Joining forces Featured

8:00pm EDT September 25, 2008

Mark Hall has always thought of himself as a co-worker rather than as an executive.

Hall — founder, president and CEO of PinPoint Holdings Inc., which does business as PinPoint Resources — says that a business coach set him straight on that several years ago.

“You have to understand that you cast a very long shadow and where your shadow lands has big impact,” says Hall, whose work force solutions firm posted 2007 revenue of $8.1 million. “The attitude of the leader determines the attitude of the pack. It is a conscious choice.”

Smart Business spoke with Hall about the three strategies he employs to manage his staff.

Q. What are your keys to establishing a successful team?

Empower good people to do their job, communicate with them and get out of their way. If you create the stage for your people to be successful, more times than not, they’ll be successful. It’s not complicated.

When I was an employee, I used to hate being dictated to, so we’ve mutually set objectives. Nobody wants to have it slammed down their throat, so we talk about it rationally, look at it analytically, and at the end of the day, they have to make the decision because they’re the one that’s committing to it.

After we set the objectives, they come up with a plan as to how they’re going to achieve the objectives, and that plan is presented to the leadership group. When I approve it, then it’s time to execute. Every week, we have a checkpoint to see our performance against the plan. Plan your work, work your plan and hold them accountable.

Q. How do you measure the success of that empowerment?

Recently, we had two different camps of thought in our leadership group, and our COO played mediator. One side was a little farther left, and another side was a little farther right, and we ended up settling in the middle.

I didn’t have to inter-cede at all. To watch an organization’s leadership grow and arrive at conclusions right in front of you, it’s just incredibly rewarding.

My job is to work myself out of a job. If I have to be there, making all those decisions for them, why do I need them? And I don’t mean that in a cold way. I give them parameters to operate within, but I don’t give them carte blanche. I’m not going to let them go out and do something that’s going to have eternal consequences to the company that I built.

Q. How do you stay out of the way of your team?

It’s terribly hard because you want to be involved in everything, and you take exception at how they do it. I got caught up in the trap of, ‘You didn’t do it the way I would do it,’ and I realized that as long at they’re doing it with integrity —according to the legal, moral and ethical values and principles of the organization — it doesn’t mean it’s wrong.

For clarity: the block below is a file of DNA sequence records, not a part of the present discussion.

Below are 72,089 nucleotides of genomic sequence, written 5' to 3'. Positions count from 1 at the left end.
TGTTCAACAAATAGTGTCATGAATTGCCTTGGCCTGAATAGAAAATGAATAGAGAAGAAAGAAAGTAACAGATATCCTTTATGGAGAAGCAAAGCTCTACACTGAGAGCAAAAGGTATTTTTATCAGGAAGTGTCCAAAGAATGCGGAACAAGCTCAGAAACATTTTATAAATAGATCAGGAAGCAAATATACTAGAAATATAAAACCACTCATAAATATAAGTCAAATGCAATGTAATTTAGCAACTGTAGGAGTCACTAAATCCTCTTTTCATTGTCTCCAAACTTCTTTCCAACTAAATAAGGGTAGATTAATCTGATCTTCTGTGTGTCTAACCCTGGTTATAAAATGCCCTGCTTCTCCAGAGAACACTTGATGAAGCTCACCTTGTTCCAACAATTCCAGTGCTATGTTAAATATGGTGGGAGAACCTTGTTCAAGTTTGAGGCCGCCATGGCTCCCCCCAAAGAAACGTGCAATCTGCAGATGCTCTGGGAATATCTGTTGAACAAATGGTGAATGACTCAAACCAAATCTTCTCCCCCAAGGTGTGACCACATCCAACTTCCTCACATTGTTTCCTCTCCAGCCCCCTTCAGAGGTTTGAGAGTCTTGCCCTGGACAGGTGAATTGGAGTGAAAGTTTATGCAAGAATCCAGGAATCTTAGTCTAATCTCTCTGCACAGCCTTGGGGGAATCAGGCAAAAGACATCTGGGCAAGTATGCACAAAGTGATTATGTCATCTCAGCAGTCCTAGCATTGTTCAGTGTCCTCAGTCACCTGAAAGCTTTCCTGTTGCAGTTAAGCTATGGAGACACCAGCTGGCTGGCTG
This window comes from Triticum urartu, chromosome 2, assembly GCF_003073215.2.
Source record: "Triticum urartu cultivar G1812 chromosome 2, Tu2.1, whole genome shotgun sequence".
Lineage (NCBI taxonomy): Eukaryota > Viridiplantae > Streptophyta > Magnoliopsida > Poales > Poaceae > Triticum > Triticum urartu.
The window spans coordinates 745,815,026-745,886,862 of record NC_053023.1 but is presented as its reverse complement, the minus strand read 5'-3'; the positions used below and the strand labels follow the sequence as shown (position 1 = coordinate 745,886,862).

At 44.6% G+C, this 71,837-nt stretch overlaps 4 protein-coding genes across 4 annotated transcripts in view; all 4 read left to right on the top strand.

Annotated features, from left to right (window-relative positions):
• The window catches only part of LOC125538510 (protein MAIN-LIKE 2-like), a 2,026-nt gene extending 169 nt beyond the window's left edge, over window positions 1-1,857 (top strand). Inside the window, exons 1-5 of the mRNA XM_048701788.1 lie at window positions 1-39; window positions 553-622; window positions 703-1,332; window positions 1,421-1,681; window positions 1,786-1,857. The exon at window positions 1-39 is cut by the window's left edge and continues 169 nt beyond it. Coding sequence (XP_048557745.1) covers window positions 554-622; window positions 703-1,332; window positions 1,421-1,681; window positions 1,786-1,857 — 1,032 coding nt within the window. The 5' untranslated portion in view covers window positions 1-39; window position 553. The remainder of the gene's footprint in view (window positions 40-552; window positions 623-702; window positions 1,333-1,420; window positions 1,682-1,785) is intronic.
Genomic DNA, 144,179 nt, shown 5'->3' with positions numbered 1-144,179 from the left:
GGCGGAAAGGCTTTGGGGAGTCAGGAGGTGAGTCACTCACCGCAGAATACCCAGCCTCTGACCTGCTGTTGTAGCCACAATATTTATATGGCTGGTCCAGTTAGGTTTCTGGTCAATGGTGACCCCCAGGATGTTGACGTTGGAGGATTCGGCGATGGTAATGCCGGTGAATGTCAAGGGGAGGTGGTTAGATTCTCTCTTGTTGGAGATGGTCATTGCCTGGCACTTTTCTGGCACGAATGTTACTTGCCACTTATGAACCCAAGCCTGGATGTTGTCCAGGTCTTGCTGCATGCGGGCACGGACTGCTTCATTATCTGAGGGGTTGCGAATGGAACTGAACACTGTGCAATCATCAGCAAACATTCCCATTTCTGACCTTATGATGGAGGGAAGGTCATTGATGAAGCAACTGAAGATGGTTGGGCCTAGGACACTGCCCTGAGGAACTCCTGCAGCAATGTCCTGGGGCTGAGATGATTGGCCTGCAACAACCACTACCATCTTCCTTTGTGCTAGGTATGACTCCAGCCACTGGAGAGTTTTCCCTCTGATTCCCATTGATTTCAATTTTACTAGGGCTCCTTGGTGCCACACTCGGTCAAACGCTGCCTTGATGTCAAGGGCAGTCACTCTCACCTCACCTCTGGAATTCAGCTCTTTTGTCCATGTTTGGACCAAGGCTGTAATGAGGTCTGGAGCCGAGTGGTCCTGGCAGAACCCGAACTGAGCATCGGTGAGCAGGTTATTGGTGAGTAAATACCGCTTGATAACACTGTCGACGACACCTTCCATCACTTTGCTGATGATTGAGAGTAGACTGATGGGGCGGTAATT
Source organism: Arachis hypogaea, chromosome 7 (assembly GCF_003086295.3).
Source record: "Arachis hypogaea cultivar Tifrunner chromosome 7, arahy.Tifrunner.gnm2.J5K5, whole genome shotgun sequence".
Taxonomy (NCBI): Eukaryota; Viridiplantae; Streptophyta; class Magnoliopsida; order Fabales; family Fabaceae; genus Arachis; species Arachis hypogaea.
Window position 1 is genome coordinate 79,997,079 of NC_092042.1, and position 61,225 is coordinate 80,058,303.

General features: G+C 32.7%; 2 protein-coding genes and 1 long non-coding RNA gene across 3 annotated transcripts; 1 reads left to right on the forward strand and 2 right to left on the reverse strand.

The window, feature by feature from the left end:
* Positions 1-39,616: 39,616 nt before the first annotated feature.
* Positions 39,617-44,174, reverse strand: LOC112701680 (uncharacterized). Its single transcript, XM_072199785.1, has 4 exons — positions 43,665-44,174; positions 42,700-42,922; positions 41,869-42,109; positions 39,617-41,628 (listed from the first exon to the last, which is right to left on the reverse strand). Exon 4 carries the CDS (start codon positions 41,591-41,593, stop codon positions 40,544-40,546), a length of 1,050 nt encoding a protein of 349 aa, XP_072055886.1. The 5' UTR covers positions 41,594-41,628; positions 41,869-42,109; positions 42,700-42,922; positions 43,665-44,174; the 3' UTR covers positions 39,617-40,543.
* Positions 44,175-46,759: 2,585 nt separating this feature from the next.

That was a breakthrough for me. It helped me begin to let go and give more and more control over, breaking the entrepreneurial grip. If you don’t let go, you choke it off.

My office is physically located within earshot of sales and the guys putting request for proposal responses together.

There are times when I literally have to get up and shut my door because I’m so tempted to throw myself right in the middle of it.

I’m not abdicating the responsibility, but I’m not down in the details. When you have good people that are taking care of the details, you don’t need to be in them.

The way I look at it is, they have the livelihood of 200 families sitting in their hands, and one of those families is mine. If I didn’t trust my employees, they wouldn’t be working here.

Q. How do you communicate with your employees?

It’s all about building relationships. Start with taking one to lunch every single week. Start with the secretary and finish with the VPs, and when you’re done, go back and start again.

You’ll learn more from your secretary and your receptionist about how your business really runs than you will, oftentimes, from your executives because they’re on the front lines. They live it, and they see it.

You spend about 45 minutes just talking about kids and life and church and what they want for their life, and you actually end up spending just two to five minutes on how things are going at work. Employees have to know how much you care before they care what you know.

Employees have to feel as though this lunch is an environment where they aren’t going to be chastised or criticized for speaking their mind. They need to feel it’s OK to disagree.

HOW TO REACH: PinPoint Resources, (800) 371-1948 or